When you think about the term diversity as it relates to your business, you probably think about your staff, your suppliers, and then your customers, in that order.
When asked to explain diversity, like so many of us, you probably begin go down a list: race, gender, sex, ethnicity, language, age, LGBTQ, and so on. You’re right that these are all important characteristics that make up a diverse workforce, but it is important to keep up to speed on how this list is evolving and becoming more inclusive. For example, just a few short years ago, classifying LGBTQ as a diverse characteristic was taboo, and “something we don’t talk about in the workplace”. These categories are ever growing as we analyze and destigmatize individual characteristics that intersect with every part of who we are as business owners, employers, consumers, community members, and very much a part of who we are in our family and social circles. So why is it then, that when we talk about disabilities and mental illness we often do not look at them through the same diversity lens that we use for the other categories in the list?
GSBA is in the process of reviewing our very own diversity, equity, and inclusion practices, and as part of that work, we too are looking at ways that we can broaden our definitions, improve our policies, and help lead our members to do the same. That is why GSBA has taken the Welcome Inclusion (WIN) Business Pledge, is supporting Special Olympics Washington and the 2018 Special Olympics USA Games in Seattle this July, and is supporting the National Alliance on Mental Illness (NAMI) Washington during National Mental Health Month in May. We know that diversity takes many forms, and we know that even in the LGBTQ and allied community, individuals with intellectual and developmental disabilities, as well as those experiencing mental illness are often stigmatized, underserved, and in the employment sector often times undervalued. GSBA believes that embracing diversity means embracing the whole person, and all of the differences brought to the table.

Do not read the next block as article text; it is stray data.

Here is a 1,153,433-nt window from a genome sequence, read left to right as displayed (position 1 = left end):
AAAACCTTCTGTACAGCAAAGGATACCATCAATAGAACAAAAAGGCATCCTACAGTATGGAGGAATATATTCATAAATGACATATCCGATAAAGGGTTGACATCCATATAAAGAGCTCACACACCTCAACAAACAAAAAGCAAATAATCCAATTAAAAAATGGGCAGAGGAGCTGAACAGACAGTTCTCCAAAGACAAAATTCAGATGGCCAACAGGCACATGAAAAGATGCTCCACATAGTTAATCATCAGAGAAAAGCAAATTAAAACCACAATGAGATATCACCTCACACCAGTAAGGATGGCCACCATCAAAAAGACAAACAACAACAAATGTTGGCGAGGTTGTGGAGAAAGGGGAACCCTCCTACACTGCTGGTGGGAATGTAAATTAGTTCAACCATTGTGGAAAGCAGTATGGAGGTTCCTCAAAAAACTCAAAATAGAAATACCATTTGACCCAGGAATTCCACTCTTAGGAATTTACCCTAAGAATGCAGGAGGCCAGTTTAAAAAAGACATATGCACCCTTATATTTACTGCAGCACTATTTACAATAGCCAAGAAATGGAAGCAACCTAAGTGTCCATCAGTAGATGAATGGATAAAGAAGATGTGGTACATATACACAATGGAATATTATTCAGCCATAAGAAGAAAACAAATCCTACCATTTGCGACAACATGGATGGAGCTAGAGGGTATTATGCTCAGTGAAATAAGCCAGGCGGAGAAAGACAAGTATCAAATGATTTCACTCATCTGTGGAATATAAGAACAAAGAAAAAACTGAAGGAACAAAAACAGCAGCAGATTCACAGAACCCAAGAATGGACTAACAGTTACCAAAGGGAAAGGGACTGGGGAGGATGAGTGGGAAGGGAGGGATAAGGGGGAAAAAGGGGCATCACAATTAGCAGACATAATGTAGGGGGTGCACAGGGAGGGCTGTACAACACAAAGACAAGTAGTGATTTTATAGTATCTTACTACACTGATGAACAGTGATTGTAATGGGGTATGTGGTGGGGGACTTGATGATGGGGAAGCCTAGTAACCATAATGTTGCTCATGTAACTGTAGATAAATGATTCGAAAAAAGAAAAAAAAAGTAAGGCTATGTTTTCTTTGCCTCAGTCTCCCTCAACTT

WIN BUSINESS PLEDGE
The timing is perfect to sign the WIN Business Pledge. Businesses who sign the pledge are marking themselves as a business that is accessible to clients and families with disabilities, and will be placed on a map for families to search for welcoming organizations. This means that WIN is able to promote welcoming businesses to the thousands of travelers coming to Seattle for the US Games in July. The signature pledge drive is in partnership with with the Arc of King County and the Special Olympic USA Games. From the Welcome Inclusion website, “WIN is a public awareness and capacity building campaign that will facilitate rapid, transformative community change to promote a world of inclusion for children and adults with intellectual, behavioral, and social differences”. They focus on three key activities to achieve their mission: awareness, community, and training. WIN is running the pledge campaign year-round, but local businesses are encouraged to take the pledge now to declare their inclusiveness and accessibility before the Special Olympics US Games in Seattle early July.